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NBSCCC Safeguarding Training (2010)




In recognition of the need to develop training programmes and materials compliant with “Safeguarding Children” standards and guidance for the Catholic Church in Ireland, the National Board, through the National Office commissioned a review and evaluation of all existing training programmes used with Church personnel, volunteers and parishioners.

The aim of the review was to identify the benefits of the existing programmes and whether any of them could meet the terms of the Standards identified in “Safeguarding Children”.

The programmes reviewed by Helen Buckley from Trinity College, Dublin included:

  • Volunteer Development Association (VDA) Training Programme used by HSE Advice and Information Officers who provide training for voluntary and community organisations in the Republic.
  • The Inter-diocesan Training Programme, which is adapted from the VDA programme and delivered by a group of trainers employed by the programme.
  • A programme devised by the Diocese of Down and Connor, which consists of information sessions for parishioners.


Click on link for full details of the review are detailed in Helen Buckley’s report.

In summary the findings indicate many positive aspects of the current training programmes, however, they also indicate deficits, with significant revisions required for the all existing programmes and providers of training to fulfill, to ensure they meet the criteria required to deliver on the standards set out in “Safeguarding Children.

In addition, from the  national Board’s perspective, the absence of a single set of training materials, delivered consistently across Dioceses, Congregations and  Missionary Institutes, undermines one of the fundamental aims of the Board’s intention, which is to achieve a uniform standard of best practice in safeguarding children.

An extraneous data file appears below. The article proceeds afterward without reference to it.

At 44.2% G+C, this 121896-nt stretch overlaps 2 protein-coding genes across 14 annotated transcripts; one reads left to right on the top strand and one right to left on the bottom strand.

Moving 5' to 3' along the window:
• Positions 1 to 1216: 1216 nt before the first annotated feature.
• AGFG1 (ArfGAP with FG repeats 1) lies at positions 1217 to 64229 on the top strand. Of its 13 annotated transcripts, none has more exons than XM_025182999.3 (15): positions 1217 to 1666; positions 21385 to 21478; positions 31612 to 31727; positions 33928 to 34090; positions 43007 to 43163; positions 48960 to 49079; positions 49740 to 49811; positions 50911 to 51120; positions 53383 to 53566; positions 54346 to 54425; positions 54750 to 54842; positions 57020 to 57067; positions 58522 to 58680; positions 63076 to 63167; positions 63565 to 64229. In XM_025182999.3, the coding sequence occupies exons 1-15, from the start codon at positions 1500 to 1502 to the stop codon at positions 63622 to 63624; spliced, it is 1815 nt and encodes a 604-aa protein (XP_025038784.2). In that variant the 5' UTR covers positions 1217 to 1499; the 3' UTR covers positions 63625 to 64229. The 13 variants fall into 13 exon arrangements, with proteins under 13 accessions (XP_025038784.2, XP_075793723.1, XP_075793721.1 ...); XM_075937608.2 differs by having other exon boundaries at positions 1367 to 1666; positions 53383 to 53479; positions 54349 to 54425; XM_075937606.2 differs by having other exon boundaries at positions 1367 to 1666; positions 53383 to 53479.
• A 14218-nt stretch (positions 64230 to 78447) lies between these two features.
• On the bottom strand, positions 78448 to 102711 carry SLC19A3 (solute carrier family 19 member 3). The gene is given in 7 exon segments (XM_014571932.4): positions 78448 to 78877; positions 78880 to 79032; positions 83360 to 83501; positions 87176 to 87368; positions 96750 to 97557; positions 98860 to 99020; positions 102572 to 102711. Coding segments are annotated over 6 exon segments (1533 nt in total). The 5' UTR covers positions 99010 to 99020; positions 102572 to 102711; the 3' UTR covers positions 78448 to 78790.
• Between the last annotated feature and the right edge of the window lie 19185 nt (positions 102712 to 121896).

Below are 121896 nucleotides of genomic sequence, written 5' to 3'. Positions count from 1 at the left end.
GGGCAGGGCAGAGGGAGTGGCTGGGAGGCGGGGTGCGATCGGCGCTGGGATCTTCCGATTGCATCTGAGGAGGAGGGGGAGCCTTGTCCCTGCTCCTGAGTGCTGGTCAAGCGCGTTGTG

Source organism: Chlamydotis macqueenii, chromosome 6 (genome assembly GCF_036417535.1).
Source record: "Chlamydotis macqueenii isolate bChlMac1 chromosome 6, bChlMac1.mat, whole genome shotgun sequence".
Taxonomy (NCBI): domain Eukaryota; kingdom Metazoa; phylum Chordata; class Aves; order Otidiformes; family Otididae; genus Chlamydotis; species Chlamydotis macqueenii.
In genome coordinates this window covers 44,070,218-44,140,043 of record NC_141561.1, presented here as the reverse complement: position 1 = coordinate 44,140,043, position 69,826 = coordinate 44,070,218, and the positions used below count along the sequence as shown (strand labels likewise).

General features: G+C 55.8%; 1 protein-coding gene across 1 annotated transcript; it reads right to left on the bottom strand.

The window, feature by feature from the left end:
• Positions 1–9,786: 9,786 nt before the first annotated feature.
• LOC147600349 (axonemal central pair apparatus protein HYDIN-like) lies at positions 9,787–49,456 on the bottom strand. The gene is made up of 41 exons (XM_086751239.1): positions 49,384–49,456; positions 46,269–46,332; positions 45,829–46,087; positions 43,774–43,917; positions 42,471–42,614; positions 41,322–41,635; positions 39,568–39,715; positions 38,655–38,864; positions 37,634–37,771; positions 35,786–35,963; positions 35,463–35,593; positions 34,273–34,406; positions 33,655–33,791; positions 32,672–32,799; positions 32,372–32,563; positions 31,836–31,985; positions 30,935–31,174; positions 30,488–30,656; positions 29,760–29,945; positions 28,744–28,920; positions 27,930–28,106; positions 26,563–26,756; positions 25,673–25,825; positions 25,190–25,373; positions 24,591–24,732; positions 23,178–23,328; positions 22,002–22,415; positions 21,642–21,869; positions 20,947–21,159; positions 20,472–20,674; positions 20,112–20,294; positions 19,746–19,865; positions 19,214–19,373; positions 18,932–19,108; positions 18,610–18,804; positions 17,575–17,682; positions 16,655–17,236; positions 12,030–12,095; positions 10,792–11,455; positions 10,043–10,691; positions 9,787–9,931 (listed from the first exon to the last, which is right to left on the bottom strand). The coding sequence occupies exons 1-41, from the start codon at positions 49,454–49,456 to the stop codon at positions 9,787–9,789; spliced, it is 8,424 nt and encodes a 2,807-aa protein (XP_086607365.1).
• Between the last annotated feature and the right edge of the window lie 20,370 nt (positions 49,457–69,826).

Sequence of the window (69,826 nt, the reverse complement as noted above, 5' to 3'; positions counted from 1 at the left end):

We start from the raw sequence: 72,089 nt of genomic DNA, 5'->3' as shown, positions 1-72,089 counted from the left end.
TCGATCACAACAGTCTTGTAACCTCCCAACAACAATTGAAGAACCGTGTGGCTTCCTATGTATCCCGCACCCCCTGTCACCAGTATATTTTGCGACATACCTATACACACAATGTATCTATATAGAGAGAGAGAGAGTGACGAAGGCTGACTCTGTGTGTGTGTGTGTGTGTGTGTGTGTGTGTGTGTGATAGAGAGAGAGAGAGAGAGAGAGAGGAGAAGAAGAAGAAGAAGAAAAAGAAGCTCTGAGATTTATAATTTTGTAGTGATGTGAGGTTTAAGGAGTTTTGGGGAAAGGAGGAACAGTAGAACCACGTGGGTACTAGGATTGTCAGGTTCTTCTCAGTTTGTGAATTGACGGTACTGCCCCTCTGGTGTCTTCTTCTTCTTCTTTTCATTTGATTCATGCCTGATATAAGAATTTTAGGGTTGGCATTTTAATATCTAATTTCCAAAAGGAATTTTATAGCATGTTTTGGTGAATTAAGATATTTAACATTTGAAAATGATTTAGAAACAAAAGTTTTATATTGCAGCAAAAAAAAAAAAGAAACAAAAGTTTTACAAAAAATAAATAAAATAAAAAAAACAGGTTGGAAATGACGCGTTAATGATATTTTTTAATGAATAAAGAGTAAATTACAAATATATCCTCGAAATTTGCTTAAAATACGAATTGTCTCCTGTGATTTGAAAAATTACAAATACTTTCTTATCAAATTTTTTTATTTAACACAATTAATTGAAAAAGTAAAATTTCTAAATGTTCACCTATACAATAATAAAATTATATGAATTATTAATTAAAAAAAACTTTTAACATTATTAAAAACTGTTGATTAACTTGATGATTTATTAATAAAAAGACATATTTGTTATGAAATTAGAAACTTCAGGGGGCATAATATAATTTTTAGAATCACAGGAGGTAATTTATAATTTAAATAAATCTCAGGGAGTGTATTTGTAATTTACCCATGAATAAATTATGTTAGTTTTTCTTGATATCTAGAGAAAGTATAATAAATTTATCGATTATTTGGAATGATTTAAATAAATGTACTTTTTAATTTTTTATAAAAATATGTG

In order to realize this aim, the Board needs to be confidant that the training to support “Safeguarding Children” is coherent, effective and delivered consistently across all parts of the Church.

In order to do this, Helen Buckley recommends the development of a new suite of training programmes, to be delivered to staff and volunteers at different levels in church organisations. She suggests that safeguarding training should not be an expensive business and economies can be achieved by developing  programmes that are coordinated and accredited centrally. She advocates  central co-ordination and oversight of training alongside other advisory functions in relation to safeguarding policies and believes this naturally fits with the functions of the National Office.

Current Developments

In light of the findings of Dr Buckley’s review, and in response to increasing demand for training by National Office staff, a group of trainers have come together with Teresa Devlin and Colette Stevenson to develop tailored training modules. To date 7 modules have been developed which can act as stand alone and be delivered to a range of audiences who hold roles in the safeguarding structure of Dioceses and Religious Orders; or can be combined and modified into one day  raining events. The modules to date include:

  • What is Safeguarding
  • Safeguarding Children, the 7 Standards
  • Roles and Responsibilities
  • What is Child Abuse
  • Working with Children
  • The Designated Officer
  • The Safeguarding Representative

Other modules are planned and these relate to

  • assessing and managing risk;
  • recording and data protection

Advisory Body

An Advisory body of external experts will review the materials to ensure they are compliant with the legislation in both jurisdictions and that they are fit for purpose.

Discussions have taken place with HSE and HSC who are supportive of the plans being put in place in relation to Church specific training materials. The HSE will continue, through their Information and Advice Officers to provide input as appropriate in the delivery of the new materials, particularly around reporting allegations.

Next steps will be to pilot the materials, and this will take place between end of October and January 2011. There will then be a further edit, based on experience of using the materials before final drafts are available for wider use.

Consideration is also being given to developing processes to quality assure delivery of training. Further details on this will be available later this year.